Next up on our list of iconic South American trips this winter were the Galápagos Islands. Part of Ecuador despite being located around a thousand kilometres off the coast, this isolated chain of volcanic islands are famous the world over for their vast variety of wildlife, much of it found nowhere else in the world. Facts that weren’t as well-known, at least within the two person travel planning battleground that is our marriage, were just how incredibly diverse and scenic the islands are, or how quickly and powerfully one’s rectum clenches when facing an underwater sea lion charge. All in good fun, its impish expression seemed to suggest, although its grace, speed and ominous whiskers at least allowed for the possibility of something more violent and unfortunate. But I’m getting ahead of myself. The time will come for stories of playful mammals, bumbling bird life and lusty tortoises. For now I will start at the beginning:
We had signed on for an 8 day cruise of the archipelago on this small yacht that would feature 13 other passengers, among them a trio of gregarious Italians, a pair of Swiss girls travelling solo (completely unbeknownst to each other), an Australian couple in the midst of a larger tour, a Danish couple, a pair of retirees from Hinton, AB, and even an adventurous couple from Prince Albert who may not be retired but do spend plenty of time discussing it, and who actually turned out to be Laynni’s parents.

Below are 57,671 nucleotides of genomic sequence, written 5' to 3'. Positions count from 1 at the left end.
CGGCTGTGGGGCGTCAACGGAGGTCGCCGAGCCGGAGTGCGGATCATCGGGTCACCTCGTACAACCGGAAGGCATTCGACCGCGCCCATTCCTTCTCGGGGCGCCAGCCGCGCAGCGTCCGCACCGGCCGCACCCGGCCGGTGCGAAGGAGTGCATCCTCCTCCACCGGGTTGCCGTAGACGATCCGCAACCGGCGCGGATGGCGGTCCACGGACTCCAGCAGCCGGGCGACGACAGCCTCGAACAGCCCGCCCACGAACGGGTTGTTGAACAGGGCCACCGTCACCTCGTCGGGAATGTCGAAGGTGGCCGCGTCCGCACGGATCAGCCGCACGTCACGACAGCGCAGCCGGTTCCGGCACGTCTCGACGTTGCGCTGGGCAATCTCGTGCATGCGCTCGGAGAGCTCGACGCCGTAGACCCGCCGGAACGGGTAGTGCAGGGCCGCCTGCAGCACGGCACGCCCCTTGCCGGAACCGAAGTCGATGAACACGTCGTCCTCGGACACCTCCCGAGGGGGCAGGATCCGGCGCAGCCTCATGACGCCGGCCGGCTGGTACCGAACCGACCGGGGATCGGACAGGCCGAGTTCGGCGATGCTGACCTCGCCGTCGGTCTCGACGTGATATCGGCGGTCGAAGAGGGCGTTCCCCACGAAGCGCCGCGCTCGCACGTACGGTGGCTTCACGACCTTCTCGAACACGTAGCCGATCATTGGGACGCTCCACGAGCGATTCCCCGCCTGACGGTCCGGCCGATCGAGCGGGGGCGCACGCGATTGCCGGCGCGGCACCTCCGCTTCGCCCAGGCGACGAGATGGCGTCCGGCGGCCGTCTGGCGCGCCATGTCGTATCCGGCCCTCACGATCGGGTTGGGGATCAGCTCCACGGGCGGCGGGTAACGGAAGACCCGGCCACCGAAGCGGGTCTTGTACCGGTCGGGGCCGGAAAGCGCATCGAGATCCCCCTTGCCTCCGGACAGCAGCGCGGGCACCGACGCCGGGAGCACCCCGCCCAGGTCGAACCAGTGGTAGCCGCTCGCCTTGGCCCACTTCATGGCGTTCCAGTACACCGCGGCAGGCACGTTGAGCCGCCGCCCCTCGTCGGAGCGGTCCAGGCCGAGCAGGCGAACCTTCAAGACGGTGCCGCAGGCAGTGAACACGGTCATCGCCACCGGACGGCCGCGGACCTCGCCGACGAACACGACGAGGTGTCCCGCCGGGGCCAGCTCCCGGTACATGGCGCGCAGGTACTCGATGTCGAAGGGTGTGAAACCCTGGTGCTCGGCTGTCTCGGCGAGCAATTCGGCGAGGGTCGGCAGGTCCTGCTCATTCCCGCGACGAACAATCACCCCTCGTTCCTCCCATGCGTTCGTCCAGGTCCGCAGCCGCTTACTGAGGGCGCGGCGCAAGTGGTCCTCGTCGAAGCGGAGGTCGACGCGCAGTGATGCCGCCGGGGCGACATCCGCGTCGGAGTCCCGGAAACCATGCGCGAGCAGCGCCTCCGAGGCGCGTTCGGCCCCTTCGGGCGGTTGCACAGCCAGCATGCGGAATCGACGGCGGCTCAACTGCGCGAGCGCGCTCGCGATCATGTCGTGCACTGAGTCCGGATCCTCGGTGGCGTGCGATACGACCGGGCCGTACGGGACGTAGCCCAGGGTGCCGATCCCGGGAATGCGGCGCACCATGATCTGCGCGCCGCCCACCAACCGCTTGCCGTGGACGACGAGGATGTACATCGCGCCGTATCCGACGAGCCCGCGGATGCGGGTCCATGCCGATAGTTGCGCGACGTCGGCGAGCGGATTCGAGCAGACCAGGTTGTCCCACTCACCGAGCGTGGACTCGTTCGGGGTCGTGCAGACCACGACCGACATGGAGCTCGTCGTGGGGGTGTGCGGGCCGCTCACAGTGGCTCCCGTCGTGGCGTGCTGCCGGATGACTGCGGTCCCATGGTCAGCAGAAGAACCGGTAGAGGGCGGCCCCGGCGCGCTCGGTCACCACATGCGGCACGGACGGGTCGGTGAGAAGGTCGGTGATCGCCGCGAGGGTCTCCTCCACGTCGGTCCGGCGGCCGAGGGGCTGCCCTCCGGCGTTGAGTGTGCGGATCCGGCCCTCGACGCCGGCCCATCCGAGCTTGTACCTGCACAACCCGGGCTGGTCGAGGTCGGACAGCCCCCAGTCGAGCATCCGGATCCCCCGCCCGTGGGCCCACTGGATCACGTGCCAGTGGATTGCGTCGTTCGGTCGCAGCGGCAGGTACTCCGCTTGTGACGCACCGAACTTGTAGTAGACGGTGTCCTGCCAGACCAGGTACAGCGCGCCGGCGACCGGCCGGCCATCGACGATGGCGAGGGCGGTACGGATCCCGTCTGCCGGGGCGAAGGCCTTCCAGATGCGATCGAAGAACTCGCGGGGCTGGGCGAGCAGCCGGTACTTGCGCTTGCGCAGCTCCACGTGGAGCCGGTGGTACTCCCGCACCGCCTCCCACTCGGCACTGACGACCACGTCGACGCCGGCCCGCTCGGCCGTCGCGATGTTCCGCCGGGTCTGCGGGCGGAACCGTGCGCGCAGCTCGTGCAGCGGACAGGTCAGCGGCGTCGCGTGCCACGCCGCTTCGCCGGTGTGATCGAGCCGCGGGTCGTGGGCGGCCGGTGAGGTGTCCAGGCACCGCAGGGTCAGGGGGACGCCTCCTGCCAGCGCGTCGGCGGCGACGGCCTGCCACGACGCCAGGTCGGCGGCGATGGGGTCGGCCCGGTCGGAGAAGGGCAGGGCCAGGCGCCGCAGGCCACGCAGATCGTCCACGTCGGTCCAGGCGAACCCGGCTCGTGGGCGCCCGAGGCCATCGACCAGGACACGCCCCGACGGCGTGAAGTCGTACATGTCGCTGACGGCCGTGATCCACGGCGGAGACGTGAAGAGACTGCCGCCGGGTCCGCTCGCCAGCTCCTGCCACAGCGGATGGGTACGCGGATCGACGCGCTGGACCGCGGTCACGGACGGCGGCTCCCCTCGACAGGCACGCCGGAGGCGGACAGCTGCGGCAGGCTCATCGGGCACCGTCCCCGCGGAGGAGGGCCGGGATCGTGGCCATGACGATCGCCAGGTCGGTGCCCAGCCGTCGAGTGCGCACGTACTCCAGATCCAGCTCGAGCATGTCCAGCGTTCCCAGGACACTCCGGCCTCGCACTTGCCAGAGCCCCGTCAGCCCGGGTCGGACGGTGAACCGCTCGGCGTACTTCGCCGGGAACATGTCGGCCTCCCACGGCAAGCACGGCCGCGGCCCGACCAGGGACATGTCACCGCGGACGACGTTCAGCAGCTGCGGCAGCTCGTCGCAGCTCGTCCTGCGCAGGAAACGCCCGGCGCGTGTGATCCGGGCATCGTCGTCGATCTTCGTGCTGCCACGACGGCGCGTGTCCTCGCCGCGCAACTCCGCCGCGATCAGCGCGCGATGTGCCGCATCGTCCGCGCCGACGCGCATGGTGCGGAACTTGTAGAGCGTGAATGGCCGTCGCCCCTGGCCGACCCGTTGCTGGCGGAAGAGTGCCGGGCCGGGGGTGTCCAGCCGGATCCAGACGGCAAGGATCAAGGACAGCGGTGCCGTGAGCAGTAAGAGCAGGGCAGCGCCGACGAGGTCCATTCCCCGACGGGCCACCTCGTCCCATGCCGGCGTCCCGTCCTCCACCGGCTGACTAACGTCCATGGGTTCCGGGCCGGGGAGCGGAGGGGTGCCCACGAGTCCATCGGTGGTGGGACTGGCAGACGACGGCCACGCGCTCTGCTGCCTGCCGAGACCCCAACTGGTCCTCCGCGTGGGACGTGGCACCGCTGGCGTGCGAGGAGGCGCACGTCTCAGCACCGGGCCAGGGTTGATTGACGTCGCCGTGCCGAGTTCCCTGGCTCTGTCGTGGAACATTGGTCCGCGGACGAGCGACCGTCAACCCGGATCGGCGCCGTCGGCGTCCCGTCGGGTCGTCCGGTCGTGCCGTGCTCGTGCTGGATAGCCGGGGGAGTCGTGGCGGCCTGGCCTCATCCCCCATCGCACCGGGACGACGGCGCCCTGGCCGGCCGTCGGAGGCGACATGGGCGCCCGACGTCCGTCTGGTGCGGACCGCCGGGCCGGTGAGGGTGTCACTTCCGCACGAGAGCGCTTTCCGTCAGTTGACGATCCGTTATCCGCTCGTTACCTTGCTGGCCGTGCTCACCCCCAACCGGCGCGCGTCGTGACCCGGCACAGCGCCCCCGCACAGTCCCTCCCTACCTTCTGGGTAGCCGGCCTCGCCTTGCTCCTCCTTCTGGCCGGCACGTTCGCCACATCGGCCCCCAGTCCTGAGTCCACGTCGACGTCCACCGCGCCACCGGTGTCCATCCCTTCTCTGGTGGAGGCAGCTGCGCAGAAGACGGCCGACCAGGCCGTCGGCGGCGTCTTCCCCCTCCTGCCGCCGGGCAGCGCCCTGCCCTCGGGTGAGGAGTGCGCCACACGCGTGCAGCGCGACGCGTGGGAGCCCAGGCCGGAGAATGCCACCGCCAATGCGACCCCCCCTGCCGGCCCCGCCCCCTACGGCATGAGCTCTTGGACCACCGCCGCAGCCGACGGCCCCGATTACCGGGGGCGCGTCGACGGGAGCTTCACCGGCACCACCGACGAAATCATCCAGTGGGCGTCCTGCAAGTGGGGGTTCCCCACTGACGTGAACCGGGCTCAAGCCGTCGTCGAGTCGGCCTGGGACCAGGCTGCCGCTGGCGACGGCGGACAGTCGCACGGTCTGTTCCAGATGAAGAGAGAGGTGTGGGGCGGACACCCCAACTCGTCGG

Small world. Then a few switched out halfway through, trading our Danes, Aussies and one of the Swiss girls for three German guys and a couple from Toronto – a loss in the sarcasm department but definitely bolstering our sausage factor by a couple.
We were also led in all things by knowledgeable, ebullient Galapágan guide Rubén, and provided outstanding living conditions by an excellent crew of 6 boat staff including a capitán (obviously), a cook (naturally), a waiter/bartender (conveniently), 2 zodiac drivers/maintenance specialists (vitally) and one guy who took our lifejackets when we returned to the boat and laughed heartily most of the time (inoffensively). There were also a couple changes in staff partway through, but since it didn’t seem to affect the consistency of my desserts it didn’t register too deeply with me.
Our cabin was tiny but functional, much like my Honda Civic, and our bunk beds were comfortable but separate, much like Laynni and I’s opinions on most things. There was a fairly roomy dining room and lounging area where we took our meals, procured our alcoholic beverages and sat quietly and obediently through Rubén’s nightly briefings (“and then tomorrow, such and such beach, wow, what a beautiful beach…). Considering the tiny kitchen and minimal kitchen staff (i.e. a cook) the meals were exceptional and surprisingly diverse (as long as you count differently prepared fish as different types of meals, or are willing to eat ice cream more than once, check and check).
Besides meals, all too brief naps and spending hours sorting our seemingly infinite number of photos, our daily schedule was generally filled out by three main activities:
Incredible, and done far more often than we had expected (every day at least once, sometimes twice). The constant pruning was a small price to pay.
Frequent short journeys eight to a zodiac (an inflatable motorized dinghy) took us to enjoy the sights, get up close and personal with confusing geological anomalies and, when luck was with us, possibly spend an hour or so being escorted around Devil’s Crown by a pod of playful dolphins.